Land grant university leaders and farmers will tell you that ag majors have their pick of jobs when they graduate, but that message has not reached the general public.
According to a national survey conducted on behalf of Land O’Lakes, only 6% percent of respondents say they have considered or would consider a job in agriculture. Those figures are better for millennials overall (9%) and worse for college grads (just 3%).
Yet nearly half (43%) of respondents say they would encourage young people to consider a job in the field.
Part of the problem may be a lack of knowledge about the demand for ag majors and the types of careers that are available, which can include data science, agronomy, plant research, animal health and more
"People still think you have to wear boots and overalls to work in ag," said Lydia Botham, executive director, Land O'Lakes Foundation. "But modern agriculture has evolved to become one of the most vital and technologically advanced fields there is today. And the career choices are as dynamic as the industry itself – from seed geneticists and soil conservationists to supply chain analysts and economists."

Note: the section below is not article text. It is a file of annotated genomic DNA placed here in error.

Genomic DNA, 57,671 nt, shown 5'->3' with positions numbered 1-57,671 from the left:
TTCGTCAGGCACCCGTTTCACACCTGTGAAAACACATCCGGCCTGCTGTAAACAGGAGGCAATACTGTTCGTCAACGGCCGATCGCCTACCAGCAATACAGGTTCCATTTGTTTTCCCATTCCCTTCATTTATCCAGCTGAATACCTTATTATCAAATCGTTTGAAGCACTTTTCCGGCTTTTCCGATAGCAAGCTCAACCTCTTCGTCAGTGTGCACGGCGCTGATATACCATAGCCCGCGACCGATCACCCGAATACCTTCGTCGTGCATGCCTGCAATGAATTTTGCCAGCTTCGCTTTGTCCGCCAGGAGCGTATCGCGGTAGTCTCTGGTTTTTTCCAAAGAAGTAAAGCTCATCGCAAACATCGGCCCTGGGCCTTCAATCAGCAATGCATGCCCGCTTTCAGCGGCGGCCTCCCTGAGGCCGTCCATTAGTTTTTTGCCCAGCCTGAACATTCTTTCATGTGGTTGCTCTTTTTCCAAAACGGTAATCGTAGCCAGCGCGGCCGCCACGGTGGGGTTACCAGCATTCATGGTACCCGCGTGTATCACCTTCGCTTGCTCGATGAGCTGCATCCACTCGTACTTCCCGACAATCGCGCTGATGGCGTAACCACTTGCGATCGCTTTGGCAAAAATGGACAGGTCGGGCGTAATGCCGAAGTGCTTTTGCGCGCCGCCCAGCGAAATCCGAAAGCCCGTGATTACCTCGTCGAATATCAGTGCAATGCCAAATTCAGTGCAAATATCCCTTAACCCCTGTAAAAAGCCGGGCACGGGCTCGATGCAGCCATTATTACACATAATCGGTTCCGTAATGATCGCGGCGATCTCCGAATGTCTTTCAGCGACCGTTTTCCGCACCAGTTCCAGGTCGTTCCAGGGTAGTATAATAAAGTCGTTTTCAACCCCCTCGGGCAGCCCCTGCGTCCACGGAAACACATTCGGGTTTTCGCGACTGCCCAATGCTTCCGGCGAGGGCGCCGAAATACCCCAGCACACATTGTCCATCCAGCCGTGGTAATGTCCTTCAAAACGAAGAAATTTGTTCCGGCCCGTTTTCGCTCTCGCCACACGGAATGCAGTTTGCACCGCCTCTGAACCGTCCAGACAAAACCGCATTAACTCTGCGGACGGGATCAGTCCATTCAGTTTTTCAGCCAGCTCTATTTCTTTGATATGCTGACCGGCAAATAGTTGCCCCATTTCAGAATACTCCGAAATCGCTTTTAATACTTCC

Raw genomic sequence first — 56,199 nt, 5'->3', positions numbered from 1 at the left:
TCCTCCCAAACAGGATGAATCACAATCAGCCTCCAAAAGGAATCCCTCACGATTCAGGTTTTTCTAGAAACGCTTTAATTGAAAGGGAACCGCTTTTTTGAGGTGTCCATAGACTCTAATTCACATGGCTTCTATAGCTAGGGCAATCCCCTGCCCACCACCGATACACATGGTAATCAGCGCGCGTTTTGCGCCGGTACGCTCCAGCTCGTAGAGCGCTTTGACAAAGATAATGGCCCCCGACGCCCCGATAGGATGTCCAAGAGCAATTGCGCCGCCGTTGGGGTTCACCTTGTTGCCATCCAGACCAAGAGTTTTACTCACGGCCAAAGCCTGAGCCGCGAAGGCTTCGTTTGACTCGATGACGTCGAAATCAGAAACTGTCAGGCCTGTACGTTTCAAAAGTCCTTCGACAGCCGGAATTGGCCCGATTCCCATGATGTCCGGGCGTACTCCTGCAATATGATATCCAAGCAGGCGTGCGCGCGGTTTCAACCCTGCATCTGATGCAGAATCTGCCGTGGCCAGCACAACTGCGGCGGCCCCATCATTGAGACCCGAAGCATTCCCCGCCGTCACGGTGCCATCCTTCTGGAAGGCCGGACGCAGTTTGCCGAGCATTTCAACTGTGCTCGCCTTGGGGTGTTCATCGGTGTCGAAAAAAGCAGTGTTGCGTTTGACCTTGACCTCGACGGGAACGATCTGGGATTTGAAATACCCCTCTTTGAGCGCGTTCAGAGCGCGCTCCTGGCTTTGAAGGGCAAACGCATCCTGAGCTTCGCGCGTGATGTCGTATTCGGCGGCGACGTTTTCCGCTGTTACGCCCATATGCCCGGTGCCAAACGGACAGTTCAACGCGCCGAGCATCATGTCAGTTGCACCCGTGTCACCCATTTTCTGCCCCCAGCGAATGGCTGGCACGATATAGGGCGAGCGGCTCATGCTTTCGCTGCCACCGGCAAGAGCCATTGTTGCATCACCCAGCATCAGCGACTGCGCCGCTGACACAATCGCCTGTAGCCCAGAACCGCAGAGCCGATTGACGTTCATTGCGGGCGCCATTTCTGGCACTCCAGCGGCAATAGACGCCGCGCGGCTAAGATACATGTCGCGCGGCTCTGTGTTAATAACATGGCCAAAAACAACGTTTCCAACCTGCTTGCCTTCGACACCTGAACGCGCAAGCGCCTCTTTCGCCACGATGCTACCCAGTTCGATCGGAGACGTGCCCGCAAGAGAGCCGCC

So are the pay scales. But just fewer than half (48%) of respondents said they were “unsure” about whether or not an ag career paid well. The rest were almost evenly split on the question, with 24% saying that yes, ag careers paid well, and 28% saying no, ag jobs did not pay well.
Botham said the results indicate that ag needs to invest more time and effort in promoting the job opportunities available and recruiting talented students to the industry.
"Our priorities are clear. We must focus on attracting the next generation of ag workers to the highly skilled, well-paid career opportunities,” she said. “Failing to do so may lead to severe consequences."